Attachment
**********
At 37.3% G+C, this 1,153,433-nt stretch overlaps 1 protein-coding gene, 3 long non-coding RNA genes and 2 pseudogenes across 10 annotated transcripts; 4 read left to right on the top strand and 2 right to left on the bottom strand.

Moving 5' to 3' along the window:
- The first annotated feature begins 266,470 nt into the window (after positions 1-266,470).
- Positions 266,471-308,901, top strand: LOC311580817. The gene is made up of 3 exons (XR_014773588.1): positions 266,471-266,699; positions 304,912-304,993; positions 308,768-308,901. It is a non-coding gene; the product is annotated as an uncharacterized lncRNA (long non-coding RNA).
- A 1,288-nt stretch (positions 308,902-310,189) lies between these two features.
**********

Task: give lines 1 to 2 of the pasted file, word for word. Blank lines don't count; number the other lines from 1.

At 37.3% G+C, this 1,153,433-nt stretch overlaps 1 protein-coding gene, 3 long non-coding RNA genes and 2 pseudogenes across 10 annotated transcripts; 4 read left to right on the top strand and 2 right to left on the bottom strand.

Moving 5' to 3' along the window: